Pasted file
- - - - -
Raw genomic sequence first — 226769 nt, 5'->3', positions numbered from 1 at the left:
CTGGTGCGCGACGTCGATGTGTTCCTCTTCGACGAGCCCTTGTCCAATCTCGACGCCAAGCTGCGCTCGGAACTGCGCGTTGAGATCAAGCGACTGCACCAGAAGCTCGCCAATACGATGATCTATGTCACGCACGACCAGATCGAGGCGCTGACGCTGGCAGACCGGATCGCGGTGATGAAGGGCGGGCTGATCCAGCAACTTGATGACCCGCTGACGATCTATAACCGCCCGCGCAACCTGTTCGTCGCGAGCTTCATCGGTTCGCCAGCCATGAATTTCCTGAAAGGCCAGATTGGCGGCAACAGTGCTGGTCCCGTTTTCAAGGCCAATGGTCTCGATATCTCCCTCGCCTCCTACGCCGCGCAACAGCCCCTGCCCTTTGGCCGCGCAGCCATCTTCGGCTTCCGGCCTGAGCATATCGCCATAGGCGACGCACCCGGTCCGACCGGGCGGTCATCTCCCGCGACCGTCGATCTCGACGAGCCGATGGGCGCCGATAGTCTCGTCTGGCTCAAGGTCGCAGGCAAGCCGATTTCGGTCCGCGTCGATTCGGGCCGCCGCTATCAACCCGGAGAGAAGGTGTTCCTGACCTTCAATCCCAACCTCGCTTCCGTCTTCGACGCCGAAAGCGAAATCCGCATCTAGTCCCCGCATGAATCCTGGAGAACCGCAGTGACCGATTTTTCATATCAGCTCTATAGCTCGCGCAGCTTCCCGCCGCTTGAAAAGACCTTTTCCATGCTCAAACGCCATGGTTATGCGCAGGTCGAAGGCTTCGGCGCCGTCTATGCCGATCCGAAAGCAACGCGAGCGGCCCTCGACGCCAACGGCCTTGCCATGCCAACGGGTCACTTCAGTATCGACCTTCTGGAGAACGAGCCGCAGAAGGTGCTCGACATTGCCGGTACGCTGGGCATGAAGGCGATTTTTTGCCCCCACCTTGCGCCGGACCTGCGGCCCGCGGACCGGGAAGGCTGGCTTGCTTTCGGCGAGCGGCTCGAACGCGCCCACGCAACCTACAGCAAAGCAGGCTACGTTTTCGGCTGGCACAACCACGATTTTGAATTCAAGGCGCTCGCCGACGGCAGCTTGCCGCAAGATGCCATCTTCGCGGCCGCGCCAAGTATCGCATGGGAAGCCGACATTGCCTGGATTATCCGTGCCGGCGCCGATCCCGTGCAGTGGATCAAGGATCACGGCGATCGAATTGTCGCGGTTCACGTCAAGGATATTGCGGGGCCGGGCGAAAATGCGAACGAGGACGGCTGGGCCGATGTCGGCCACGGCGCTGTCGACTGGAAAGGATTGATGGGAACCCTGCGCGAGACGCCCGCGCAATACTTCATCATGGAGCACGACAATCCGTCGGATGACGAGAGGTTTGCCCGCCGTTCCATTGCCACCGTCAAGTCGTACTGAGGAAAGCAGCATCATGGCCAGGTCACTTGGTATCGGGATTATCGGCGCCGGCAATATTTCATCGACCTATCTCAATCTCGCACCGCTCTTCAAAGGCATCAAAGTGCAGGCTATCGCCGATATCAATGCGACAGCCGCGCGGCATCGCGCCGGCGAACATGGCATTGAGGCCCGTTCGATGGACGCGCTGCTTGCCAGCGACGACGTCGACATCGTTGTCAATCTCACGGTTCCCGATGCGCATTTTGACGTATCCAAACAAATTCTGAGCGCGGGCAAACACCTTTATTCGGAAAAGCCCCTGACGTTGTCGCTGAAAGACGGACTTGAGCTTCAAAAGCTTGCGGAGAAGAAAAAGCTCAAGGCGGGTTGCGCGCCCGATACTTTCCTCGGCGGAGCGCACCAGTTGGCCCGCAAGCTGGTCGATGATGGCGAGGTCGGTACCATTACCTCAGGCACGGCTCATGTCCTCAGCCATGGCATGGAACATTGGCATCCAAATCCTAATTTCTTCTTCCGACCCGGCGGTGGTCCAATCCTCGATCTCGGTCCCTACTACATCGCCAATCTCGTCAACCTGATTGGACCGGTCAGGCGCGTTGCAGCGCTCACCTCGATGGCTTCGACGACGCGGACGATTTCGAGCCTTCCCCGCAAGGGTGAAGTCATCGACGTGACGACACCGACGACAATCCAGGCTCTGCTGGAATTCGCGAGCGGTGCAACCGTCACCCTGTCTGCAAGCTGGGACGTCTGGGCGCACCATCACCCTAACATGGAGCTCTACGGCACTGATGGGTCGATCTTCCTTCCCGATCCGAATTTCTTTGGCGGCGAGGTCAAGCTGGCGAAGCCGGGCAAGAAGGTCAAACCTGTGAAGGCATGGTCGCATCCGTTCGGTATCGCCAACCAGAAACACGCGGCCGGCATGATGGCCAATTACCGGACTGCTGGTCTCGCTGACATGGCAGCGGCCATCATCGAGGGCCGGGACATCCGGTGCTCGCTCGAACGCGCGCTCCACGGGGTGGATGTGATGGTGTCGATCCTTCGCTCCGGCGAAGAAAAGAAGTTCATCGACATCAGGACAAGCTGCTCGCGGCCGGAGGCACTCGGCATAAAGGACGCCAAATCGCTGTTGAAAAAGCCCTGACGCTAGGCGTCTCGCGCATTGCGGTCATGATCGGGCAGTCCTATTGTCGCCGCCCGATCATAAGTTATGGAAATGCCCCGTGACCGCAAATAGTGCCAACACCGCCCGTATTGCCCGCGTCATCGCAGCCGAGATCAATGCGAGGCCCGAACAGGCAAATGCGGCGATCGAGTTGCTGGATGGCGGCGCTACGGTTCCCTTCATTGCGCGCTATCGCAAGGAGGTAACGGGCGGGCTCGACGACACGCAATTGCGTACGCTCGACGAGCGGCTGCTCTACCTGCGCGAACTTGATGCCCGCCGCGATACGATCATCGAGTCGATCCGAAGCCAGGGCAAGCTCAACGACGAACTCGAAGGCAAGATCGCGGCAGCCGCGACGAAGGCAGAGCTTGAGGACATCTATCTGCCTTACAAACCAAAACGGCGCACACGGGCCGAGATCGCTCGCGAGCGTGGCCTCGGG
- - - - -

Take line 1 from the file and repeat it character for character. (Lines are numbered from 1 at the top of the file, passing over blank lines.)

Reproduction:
Raw genomic sequence first — 226769 nt, 5'->3', positions numbered from 1 at the left: